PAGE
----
High kicks and hijinks: The best Latin clubs in Miami

Miami is famous for its multi-faceted Latin culture. And while you’ll find yourself fully immersed in it from the moment you land – with conversations laced with dozens of different Spanish accents – one of the best ways to truly experience the variety of Hispanic ethnicities here is through the multitude of Latin clubs in Miami. Whether you enjoy dancing salsa, samba, bachata or pachanga; listening to bossa nova, bolero, merengue or Afro-Cuban jazz; or sampling classic Cuba libres and inventive tropical cocktails, Miami is the place to embrace all things Latin.

 

Ball and Chain

The best Latin clubs in Miami | Ball and Chain

A veritable institution in Miami, Ball and Chain has been around since 1935 © Ball and Chain

For an education in Cuban music, hit up Ball and Chain, the “World Famous Bar & Lounge” that’s been in business since 1935 (known first as the Ball and Chain Saloon). Nightly events – and afternoon ones on the weekends – include free Thursday night salsa lessons, indoor salsa parties and live salsa music on the establishment’s Pineapple Stage, including Zarabanda, Pepe Montes Quintet and Conjunto Caribe. To keep your energy up at these all-night salsa events, we’d recommend taking full advantage of the authentic food and drinks menu, from mariquitas de maduros (slivered, fried plantains) and chicharonnes (pork rinds), to mint-muddled mojitos and bananita (crme de banana) daiquiris.

 

Boteco Restaurant

 

Boteco Restaurant is an unassuming Brazilian establishment located on the 79th Street Causeway. What it lacks in outdoor attraction, though, it makes up for in enthusiasm. Bossa nova nights, salsa classes, and live Brazilian music on the weekends – the entertainments vary, but the endorsements don’t, and they’re all complemented by tropically flavoured caipirinhas. The large Brazilian population that lives in Miami keeps this place in business, and how: The one complaint that locals typically have is the difficulty in finding parking spots.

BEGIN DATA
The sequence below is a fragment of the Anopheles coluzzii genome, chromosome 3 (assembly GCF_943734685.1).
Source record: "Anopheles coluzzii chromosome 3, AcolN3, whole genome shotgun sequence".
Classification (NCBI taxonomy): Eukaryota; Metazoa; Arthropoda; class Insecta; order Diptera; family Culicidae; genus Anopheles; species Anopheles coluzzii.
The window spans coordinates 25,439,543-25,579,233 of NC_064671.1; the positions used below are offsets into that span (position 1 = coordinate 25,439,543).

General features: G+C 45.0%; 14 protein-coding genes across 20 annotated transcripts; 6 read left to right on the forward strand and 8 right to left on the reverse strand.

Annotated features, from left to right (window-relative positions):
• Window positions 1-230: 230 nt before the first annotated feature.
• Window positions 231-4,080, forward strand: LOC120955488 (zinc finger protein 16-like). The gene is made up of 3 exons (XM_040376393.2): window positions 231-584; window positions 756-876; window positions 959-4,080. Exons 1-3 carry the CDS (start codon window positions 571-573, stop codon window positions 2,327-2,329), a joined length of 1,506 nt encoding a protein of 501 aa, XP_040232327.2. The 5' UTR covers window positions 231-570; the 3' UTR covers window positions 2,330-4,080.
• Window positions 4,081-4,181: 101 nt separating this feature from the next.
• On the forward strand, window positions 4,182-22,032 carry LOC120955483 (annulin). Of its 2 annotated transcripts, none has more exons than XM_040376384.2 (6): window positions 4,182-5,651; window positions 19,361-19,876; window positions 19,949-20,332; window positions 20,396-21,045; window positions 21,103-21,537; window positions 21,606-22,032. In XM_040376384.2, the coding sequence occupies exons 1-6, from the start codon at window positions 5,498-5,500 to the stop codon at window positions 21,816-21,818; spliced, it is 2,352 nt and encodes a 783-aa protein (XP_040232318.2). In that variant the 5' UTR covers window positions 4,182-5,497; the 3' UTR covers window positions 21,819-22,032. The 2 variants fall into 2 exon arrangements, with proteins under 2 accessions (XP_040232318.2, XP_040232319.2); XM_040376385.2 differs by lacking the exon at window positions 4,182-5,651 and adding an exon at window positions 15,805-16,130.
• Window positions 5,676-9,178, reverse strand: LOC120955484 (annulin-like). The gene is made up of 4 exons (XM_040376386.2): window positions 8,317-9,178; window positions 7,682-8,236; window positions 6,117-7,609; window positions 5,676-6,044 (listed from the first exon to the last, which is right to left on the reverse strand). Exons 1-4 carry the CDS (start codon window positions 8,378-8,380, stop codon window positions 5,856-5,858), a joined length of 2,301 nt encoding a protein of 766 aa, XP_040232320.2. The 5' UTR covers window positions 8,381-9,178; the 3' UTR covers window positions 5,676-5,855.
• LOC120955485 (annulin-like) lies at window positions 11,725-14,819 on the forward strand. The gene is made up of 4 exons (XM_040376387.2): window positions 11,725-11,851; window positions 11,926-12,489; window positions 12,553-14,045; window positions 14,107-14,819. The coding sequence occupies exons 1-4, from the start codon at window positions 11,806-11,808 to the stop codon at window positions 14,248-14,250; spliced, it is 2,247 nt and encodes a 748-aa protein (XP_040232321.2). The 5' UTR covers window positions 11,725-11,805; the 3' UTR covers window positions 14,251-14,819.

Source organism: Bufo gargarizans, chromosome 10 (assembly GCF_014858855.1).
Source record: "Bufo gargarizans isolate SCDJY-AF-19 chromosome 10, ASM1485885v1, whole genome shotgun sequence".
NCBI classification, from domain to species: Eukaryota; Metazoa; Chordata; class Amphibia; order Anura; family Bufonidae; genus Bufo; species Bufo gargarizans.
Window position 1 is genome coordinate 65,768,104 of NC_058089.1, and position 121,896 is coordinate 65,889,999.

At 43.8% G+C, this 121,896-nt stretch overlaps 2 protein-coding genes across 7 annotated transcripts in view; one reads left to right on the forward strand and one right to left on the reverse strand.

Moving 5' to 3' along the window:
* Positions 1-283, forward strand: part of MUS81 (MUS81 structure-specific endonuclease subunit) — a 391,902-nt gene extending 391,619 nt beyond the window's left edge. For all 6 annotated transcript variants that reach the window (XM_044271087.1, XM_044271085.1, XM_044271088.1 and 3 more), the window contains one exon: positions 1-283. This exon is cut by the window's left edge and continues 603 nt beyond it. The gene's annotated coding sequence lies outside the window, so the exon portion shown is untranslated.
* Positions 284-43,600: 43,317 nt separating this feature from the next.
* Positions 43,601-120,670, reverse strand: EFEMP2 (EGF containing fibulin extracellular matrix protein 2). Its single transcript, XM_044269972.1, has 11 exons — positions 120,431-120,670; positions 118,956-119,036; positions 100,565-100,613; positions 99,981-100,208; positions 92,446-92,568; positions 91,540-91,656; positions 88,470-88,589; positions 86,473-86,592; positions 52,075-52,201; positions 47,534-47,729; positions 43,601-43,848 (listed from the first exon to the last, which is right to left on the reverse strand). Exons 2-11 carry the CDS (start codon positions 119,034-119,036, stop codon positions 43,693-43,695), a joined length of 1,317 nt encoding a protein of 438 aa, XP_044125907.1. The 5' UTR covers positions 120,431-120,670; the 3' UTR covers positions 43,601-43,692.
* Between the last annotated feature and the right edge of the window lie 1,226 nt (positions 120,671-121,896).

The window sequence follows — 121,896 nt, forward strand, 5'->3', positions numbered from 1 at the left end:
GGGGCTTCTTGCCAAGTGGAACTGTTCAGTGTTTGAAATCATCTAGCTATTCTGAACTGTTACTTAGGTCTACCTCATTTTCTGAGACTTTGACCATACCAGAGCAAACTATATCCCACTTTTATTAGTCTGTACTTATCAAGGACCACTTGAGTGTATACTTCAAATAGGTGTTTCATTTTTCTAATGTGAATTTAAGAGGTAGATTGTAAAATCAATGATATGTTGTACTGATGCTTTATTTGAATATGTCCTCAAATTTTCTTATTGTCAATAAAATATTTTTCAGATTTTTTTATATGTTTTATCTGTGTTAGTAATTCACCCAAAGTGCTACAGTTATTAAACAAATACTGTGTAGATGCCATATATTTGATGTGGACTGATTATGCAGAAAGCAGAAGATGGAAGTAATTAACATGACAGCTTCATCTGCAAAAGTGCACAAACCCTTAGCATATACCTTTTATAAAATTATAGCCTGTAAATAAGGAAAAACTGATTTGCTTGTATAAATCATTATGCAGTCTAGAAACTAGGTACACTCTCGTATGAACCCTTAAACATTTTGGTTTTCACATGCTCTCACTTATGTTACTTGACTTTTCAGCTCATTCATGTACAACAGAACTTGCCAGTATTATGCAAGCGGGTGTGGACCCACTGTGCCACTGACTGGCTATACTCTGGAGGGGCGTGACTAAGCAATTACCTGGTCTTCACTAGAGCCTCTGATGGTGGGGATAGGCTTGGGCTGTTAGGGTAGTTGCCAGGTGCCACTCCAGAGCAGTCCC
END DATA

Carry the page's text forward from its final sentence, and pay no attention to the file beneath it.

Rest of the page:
Hoy Como Ayer

Miami Latin Clubs | Hoy Como Ayer

Hoy Como Ayer is considered one of the best Latin clubs in the city – and a much-loved one, to boot © HCA

If you don’t own a guayabera and a fedora, you may want to update your wardrobe before hitting Hoy Como Ayer, a much-loved nightclub located in Little Havana. Decorated with photos of bygone Cuban superstars, including the beloved Celia Cruz, this sardine squeeze of a joint is considered one of the best Latin clubs in Miami and offers a range of live music, including bolero singers, balladeers and a brilliant house band, the ultra-funky Spam All Stars.

 

La Covacha

 

Located in Doral, west of the main part of Miami, La Covacha may be a bit out of the way for visitors but its legitimacy more than makes up for any commuting inconvenience. DJs play an enormous variety of Latin tunes, ranging from salsa to merengue to vallenato, along with disco and house music, just for a change of pace. If you’re looking to meet real Miamians – and can speak the lingo, or at least fake it with body language – this nightclub is where the natives hang.

 

LILT Lounge

 

Miami Latin Clubs | LILT Lounge

Get ready for a chic, stylish night out at LILT Lounge in the Epic Hotel © Brett Hofziger

Modern, sleek and downright chic, LILT Lounge is located in downtown’s EPIC Hotel. It’s a sophisticated, not-quite-as-crowded alternative to the club crush, featuring live Latin music Tuesday through Saturday, including local favourites such as bossa nova artists Rose Max & Ramatis and the Afro-Cuban jazz group Edil De Leon’s Insight Band. After sampling Dean Feddaoui’s cocktail menu, which features many history-inspired cocktails such as “Death in the Afternoon” and “1919 Firenze,” and snacking on chef Wolfgang Birk’s charcuterie, lobster cocktail and tuna tartare gazpacho, guests can’t help but head straight for the dance floor.

 

The Regent Cocktail Club